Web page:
A federal judge ruled the U.S. government did not adequately consider climate change and other environmental impacts of the massive transnational pipeline.
Anti-pipeline plaintiffs presented oral arguments today in Great Falls federal court in a lawsuit against the federal government seeking to revoke permits greenlighting the Keystone XL tar sands pipeline that environmental and indigenous groups say were granted based on faulty outdated data.
OTTER CREEK — Sitting just a few hundred feet from the banks of Otter Creek, on the fertile plains the Northern Cheyenne Indians have called home for thousands of years, Sundance Priest Kenneth Medicine Bull carefully packs tobacco into the bowl of a ceremonial pipe. About a hundred onlookers, many wearing red T-shirts with the words “Save Otter Creek” stamped on them, watch silently as Medicine Bull rhythmically recites a prayer in his native tongue.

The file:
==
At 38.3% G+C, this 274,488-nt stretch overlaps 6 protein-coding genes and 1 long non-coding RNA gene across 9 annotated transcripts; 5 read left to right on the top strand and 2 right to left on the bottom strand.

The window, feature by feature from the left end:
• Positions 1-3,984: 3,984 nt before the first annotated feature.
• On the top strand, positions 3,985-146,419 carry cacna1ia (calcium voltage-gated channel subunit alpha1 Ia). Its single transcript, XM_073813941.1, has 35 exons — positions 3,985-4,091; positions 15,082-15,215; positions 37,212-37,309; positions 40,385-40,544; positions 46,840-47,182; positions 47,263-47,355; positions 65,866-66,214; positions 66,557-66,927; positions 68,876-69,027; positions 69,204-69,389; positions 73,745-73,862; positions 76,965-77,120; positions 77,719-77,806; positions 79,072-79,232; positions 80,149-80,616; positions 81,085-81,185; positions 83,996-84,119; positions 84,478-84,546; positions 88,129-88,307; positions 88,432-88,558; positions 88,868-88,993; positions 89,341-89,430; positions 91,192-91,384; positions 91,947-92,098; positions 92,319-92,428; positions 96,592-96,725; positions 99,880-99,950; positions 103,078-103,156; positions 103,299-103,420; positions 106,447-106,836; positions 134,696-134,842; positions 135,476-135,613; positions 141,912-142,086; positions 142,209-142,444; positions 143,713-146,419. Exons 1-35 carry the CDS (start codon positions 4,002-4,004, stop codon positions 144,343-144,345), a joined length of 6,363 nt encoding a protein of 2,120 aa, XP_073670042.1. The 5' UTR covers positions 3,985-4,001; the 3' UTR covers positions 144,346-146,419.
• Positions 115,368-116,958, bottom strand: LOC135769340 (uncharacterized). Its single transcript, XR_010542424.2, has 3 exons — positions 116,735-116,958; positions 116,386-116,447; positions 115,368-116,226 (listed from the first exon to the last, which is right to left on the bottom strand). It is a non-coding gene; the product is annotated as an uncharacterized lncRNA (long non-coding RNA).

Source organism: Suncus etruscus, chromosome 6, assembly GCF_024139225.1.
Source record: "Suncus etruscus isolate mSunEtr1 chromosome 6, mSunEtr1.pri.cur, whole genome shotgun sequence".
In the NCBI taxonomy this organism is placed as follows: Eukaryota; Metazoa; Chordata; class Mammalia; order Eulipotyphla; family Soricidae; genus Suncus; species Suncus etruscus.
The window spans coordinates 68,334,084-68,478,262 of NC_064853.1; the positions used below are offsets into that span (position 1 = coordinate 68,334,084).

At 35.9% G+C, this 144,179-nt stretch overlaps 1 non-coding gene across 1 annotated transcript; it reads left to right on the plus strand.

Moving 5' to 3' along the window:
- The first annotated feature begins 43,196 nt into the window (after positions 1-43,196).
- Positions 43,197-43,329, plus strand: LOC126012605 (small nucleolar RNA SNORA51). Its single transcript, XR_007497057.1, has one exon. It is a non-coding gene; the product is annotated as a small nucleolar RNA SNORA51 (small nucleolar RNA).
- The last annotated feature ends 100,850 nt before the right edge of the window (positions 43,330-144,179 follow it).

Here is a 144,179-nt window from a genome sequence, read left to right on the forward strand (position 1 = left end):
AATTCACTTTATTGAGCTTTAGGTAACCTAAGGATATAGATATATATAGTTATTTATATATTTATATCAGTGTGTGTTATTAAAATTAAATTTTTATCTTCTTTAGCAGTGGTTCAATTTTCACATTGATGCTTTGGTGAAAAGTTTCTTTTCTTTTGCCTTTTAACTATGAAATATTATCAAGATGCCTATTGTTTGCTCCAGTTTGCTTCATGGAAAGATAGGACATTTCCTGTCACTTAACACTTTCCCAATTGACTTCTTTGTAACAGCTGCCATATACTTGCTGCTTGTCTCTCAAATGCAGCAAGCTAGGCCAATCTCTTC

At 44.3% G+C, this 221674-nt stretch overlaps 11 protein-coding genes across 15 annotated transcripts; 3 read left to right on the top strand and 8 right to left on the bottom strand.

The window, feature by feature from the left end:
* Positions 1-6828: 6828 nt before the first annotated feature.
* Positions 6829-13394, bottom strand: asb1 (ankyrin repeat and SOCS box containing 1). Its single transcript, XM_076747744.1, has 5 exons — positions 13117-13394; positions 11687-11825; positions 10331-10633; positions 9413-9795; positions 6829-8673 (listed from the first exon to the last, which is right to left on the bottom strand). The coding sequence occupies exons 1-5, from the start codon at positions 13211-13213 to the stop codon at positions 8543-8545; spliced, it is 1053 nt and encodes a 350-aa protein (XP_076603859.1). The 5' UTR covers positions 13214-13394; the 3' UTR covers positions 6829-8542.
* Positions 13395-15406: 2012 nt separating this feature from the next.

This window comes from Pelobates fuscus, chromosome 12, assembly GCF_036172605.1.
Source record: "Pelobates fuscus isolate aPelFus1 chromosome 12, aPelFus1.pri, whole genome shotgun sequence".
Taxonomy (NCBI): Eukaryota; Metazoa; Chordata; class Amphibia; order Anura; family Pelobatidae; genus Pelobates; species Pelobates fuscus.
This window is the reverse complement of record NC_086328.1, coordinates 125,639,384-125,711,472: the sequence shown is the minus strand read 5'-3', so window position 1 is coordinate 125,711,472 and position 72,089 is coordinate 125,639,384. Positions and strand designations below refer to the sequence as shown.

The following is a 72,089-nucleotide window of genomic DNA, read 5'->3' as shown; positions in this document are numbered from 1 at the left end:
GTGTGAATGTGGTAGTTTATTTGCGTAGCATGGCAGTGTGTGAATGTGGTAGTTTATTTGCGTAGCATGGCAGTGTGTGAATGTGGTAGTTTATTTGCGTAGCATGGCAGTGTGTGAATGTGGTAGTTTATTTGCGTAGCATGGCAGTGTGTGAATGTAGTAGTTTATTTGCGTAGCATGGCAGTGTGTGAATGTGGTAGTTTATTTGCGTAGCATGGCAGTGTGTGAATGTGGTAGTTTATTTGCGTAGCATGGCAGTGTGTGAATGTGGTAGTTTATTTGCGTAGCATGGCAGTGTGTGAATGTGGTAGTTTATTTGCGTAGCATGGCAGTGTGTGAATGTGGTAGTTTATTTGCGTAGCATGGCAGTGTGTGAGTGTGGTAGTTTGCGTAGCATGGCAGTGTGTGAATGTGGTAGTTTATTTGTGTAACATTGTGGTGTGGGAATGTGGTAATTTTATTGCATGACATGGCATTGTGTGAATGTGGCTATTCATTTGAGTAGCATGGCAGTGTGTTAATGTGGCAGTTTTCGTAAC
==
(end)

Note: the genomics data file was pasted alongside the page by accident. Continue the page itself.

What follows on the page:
You can read my story about the flooding in Glasgow in today’s Great Falls Tribune. I plan to stay in Glasgow for at least another day as flood waters continue to threaten the Green Meadows subdivision east of the city and Nashua prepares for all the water to make its way to their town.